Princequillo was the first American-based sire to be represented by the champion 3-year-old males in both England and the United States in the same year. In 1950, Hill Prince took the honors in the United States, while Prince Simon was ranked atop the Free Handicap for English-3-year-old males.
American Pharoah's backers and fans have to be breathing a sigh of relief after yesterday's Rebel Stakes (USA-II) -- not because it was a tough race for their hero, but because he did exactly what he should have done against an overmatched field in spite of the sloppy surface and a twisted shoe: he practically walked home. Essentially, the colt got a paid workout with a nice little pipe-opener of a final 5/16 in :30.56 after being allowed to gallop through a slow early pace.
Critics will point out that the race provided little toughening for the son of Pioneerof the Nile, and this is true. On the other hand, the fact that he could quicken away from the slow pace with Victor Espinoza sitting chilly is encouraging, as is the lovely way he lengthened stride. Like many of the leading contenders among this year's colts, he has a pedigree with substantial question marks as to his ability to get 10 furlongs, at least on the dam's side, but his beautifully fluid action will go a long way toward making the most of whatever stamina he has. His other great weapon is his ability to set an early cruising speed that can take rivals out of their own game and gallop them into the ground even before the homestretch.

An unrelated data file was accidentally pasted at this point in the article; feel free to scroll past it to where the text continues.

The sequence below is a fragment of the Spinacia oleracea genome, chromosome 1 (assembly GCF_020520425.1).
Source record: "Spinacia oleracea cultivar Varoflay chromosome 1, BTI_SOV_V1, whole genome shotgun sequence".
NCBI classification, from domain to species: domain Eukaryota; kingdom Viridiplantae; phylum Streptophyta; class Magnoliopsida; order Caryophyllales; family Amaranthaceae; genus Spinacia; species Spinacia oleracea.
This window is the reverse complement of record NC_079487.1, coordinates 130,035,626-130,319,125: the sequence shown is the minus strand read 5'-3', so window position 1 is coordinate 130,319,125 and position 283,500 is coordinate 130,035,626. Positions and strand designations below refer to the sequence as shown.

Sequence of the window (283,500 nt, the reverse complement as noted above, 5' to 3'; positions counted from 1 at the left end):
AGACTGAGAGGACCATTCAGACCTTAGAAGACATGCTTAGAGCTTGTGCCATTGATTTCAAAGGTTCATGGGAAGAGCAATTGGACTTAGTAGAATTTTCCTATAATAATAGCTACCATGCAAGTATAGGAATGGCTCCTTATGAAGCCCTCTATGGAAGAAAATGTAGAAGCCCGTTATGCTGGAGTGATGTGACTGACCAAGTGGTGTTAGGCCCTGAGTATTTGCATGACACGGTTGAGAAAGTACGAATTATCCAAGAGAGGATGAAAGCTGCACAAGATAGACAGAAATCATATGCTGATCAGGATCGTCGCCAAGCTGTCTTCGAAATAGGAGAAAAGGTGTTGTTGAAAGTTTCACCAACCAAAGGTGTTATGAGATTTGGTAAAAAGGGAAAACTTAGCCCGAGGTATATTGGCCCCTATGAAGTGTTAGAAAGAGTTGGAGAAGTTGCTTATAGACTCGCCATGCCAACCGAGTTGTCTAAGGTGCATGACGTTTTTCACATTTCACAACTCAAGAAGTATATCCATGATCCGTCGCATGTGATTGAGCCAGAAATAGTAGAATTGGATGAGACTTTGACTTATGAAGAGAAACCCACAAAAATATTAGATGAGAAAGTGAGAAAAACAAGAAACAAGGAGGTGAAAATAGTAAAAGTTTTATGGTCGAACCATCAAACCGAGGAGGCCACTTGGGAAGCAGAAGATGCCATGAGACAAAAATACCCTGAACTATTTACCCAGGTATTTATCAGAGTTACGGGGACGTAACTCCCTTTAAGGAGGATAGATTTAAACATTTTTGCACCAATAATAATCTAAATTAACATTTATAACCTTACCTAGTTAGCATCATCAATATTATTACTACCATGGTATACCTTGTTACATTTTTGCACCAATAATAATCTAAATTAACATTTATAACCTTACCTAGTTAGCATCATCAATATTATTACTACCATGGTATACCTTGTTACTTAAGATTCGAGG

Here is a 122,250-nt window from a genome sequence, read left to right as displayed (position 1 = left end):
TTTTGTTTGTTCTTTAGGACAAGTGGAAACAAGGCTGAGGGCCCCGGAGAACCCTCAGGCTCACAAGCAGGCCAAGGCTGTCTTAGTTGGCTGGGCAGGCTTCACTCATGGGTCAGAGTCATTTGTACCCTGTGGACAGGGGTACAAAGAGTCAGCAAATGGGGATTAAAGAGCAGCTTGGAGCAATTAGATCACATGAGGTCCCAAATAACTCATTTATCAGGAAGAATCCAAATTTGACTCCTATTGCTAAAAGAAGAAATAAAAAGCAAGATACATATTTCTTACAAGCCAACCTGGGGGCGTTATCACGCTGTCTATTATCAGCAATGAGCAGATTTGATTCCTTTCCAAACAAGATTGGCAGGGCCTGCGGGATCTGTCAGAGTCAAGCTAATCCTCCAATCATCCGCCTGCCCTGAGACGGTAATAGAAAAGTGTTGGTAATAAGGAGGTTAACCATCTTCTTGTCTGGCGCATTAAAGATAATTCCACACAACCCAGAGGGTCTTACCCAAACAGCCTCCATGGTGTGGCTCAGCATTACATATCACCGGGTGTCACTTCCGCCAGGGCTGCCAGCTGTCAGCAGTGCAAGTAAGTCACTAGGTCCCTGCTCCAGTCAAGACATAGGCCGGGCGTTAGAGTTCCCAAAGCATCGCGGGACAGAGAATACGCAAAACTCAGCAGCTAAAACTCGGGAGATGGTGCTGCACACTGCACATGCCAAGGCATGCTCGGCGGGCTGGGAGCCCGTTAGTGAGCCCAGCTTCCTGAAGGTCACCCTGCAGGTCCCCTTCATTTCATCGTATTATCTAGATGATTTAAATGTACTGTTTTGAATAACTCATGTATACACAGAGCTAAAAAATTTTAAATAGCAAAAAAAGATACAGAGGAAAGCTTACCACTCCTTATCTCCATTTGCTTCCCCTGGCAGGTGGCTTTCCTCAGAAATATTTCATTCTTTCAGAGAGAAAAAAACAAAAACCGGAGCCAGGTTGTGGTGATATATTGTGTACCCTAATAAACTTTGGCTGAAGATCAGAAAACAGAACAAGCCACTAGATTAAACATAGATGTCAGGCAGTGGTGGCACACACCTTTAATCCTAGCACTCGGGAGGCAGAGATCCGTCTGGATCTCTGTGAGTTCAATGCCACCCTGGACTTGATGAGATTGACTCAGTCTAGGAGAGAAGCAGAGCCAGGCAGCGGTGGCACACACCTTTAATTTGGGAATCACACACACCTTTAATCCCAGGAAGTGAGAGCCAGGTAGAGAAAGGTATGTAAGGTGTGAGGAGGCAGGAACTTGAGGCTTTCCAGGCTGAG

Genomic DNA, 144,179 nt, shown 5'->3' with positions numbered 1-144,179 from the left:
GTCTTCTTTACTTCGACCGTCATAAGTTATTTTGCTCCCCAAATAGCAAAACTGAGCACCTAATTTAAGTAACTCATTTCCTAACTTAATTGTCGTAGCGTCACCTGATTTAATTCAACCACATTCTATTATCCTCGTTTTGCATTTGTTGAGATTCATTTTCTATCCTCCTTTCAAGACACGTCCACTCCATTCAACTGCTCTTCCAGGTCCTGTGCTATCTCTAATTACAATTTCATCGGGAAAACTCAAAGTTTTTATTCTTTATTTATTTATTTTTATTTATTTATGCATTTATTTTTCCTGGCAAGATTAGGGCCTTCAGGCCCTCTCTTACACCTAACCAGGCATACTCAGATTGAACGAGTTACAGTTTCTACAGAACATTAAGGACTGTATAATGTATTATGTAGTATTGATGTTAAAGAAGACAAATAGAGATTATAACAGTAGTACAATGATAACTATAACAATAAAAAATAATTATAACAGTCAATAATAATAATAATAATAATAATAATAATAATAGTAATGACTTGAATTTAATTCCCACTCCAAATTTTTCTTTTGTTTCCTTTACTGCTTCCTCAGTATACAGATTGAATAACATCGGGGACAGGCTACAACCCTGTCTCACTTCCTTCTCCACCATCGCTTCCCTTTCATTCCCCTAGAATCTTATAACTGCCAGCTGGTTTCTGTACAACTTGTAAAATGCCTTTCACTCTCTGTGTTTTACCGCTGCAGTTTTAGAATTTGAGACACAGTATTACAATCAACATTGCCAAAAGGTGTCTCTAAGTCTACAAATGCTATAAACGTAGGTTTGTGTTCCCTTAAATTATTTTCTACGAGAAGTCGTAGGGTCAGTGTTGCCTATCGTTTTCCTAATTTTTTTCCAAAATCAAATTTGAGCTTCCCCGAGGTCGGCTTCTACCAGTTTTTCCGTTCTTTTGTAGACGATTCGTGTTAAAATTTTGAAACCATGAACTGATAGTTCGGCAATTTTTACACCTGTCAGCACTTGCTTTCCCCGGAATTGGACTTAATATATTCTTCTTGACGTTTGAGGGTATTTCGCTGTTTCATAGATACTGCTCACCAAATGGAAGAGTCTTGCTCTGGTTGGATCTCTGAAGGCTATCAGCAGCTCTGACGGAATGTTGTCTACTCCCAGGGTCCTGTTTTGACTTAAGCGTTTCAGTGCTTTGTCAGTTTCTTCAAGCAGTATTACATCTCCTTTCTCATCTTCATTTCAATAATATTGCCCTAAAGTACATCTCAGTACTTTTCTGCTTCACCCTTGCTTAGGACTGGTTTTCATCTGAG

American Pharoah's pedigree has similar elements to that of Half Ours, a brilliantly fast but fragile horse sired by Unbridled's Song (like American Pharoah's grandsire Empire Maker, a son of Unbridled) out of Zing, a full sister to Pharoah's broodmare sire Yankee Gentleman. This is not entirely reassuring as to the colt's distance capabilities, especially since these elements are grafted onto a speed-oriented female line. The saving grace for Pharoah may be his direct male line, as Empire Maker (sire of Pioneerof the Nile) won the Belmont Stakes (USA-I) and has turned out to be a good source of stamina.
As Pioneerof the Nile's oldest foals are only 4-year-olds, he is still something of a question mark as to just how much stamina he will transmit, but he's a better bet to sire staying offspring than quite a few stallions out there.
At the least, American Pharoah should get 9 furlongs with no trouble, and the Arkansas Derby (USA-I) looks to be pretty much at his mercy assuming he stays healthy.
This American leading sire was the first horse to be represented by the champion 3-year-old male in the United States and the champion 3-year-old male in England in the same year. Name him, his champion sons, and the year in which the feat was accomplished.
Kim has it. The 1932 Agua Caliente Handicap in Mexico was Phar Lap's only start in North America as the great horse died of a combination of bacterial infection and arsenic poisoning shortly afterward. Nonetheless, Phar Lap was ranked #22 among the top 100 American racehorses of the 20th century by an expert panel assembled by The Blood-Horse.